Emigration to New Zealand followed in the footsteps of the European explorers, such as Captain Cook (1769-70): first came sealers, whalers, missionaries, and traders. By 1838, the British New Zealand Company had begun buying land from the Maori tribes, and selling it to settlers, and, after the Treaty of Waitangi in 1840, many British families set out on the arduous six month journey from Britain to Aotearoa to start a new life. Early immigrants include:

Bee Settlers in New Zealand in the 19th Century
  • Francis Bee, who landed in Wellington, New Zealand in 1842
  • Francis Bee, aged 21, a baker, who arrived in Port Nicholson aboard the ship "London" in 1842
  • Ann Bee, aged 19, who arrived in Port Nicholson aboard the ship "London" in 1842
  • Ellen Bee, aged 10 weeks, who arrived in Port Nicholson aboard the ship "London" in 1842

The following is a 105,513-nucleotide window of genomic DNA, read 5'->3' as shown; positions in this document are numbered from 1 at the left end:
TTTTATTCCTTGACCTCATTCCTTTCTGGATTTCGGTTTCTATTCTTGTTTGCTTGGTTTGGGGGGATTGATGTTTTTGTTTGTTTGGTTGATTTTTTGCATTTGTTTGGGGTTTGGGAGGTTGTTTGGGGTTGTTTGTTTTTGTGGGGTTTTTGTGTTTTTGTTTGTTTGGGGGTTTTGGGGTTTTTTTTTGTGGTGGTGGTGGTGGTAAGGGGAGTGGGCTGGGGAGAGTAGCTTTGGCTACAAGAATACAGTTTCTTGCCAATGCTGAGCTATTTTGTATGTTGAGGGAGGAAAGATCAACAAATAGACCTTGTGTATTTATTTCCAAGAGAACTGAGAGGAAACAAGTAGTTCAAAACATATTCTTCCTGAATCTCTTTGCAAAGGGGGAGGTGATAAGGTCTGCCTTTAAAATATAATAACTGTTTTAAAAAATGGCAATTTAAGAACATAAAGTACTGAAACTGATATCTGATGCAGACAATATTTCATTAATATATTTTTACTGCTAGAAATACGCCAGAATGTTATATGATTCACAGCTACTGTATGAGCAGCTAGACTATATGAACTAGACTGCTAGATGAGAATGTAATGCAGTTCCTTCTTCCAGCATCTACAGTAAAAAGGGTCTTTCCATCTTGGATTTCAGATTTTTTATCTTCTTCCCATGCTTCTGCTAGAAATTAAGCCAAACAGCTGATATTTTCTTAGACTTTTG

• Mr. Isaac Bee, (b. 1838), aged 25, British labourer travelling from London, UK aboard the ship "Brothers Pride" arriving in Lyttelton, South Island, New Zealand on 8th December 1863 [10]

Contemporary Notables of the name Bee (post 1700) +

  • Clair Francis Bee (1896-1983), American University basketball coach
  • Thomas Bee, American planter, lawyer, and judge, who served as Lieutenant Governor of South Carolina (1779-1780)
  • Molly Bee (1940-2009), American country singer ("I Saw Mommy Kissing Santa Claus")
  • Keith A. Bee, American Republican politician, Member of Arizona State House of Representatives, 1991-92; Member of Arizona State Senate, 1993-96
  • James W. Bee, American Republican politician, Postmaster at Parkersburg, West Virginia, 1928-33 (acting, 1928)
  • Hamilton Prioleau Bee (1822-1897), American politician, Member of Texas State House of Representatives, 1849-59; Speaker of the Texas State House of Representatives, 1855-57
  • Ephraim Bee (1802-1888), American politician, Member of West Virginia State House of Delegates from Doddridge County, 1863, 1866-67